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We're using Heroku. It's great. I love it. We spend a few thousand a month on it, between instances and databases, and generally couldn't be happier. However, we're scoping a new project that would require us to hit pretty aggressive latency targets -- sub 100ms.

Currently, we're a Rails 3 app processing between 80-90% of our requests sub 100ms, as measured by new-relic. Given that we have to hit the latency target from the client's perspective, I'm going to fudge another 10% hit to that success rate (thus down to about 3/4 of requests).

Yes, there are occasional network blips on Heroku that can cause latency, but we're fine tying our success to Heroku's at least in the short term.

If we want to hit the 100ms latency target for 95% of requests, I see 3 options:

  • a Optimize on our current rails stack in Heroku
  • b Move to straight AWS, or other hosting provider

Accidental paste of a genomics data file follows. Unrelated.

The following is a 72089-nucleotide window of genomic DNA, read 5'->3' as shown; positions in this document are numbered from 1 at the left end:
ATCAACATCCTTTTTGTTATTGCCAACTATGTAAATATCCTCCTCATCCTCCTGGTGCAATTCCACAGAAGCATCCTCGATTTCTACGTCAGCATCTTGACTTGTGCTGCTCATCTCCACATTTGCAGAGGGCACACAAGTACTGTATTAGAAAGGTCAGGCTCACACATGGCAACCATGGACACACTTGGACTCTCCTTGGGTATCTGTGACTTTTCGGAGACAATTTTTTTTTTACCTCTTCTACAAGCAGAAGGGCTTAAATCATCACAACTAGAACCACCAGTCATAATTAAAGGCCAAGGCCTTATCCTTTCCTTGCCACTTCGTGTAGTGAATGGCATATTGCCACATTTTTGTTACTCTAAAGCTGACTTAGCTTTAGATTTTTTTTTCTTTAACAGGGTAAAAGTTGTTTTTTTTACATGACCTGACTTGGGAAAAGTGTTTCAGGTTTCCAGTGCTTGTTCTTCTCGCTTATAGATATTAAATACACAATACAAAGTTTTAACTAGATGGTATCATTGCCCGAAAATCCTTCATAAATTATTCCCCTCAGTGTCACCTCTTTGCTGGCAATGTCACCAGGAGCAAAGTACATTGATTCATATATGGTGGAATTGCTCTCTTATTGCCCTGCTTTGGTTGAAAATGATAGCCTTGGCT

• c Rebuild functionality into something I feel more confident could hit the latency target. Probably Java.

a is obviously the prime candiate, but I've already picked off the low-hanging fruit. c is probably most certainly the most likely to succeed, but also take the most work (most of the engineers today came from Java, so we don't have any Ruby->Java penalty). But b is kind of a dark horse, where it could be good or it could be worse -- I don't know how to tell without trying it out and load testing, but then, that's basically just doing it and seeing if it was successful.

I'm trying to decide between them, or find a way to decide between them. Any advice? experience?

*The majority of our requests do not require us to render html.

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up vote 1 down vote accepted

Rewriting generally doesn't give you the return you're expecting.

Personally, I would look at optimising your existing application. 100ms is more than easy enough to get if architected properly, and another host will not really give you anything speed-wise that Heroku won't, without also adding a load of headaches.

We have numerous Rails apps running on Heroku, some of which are consistently returning less than 50ms response times.

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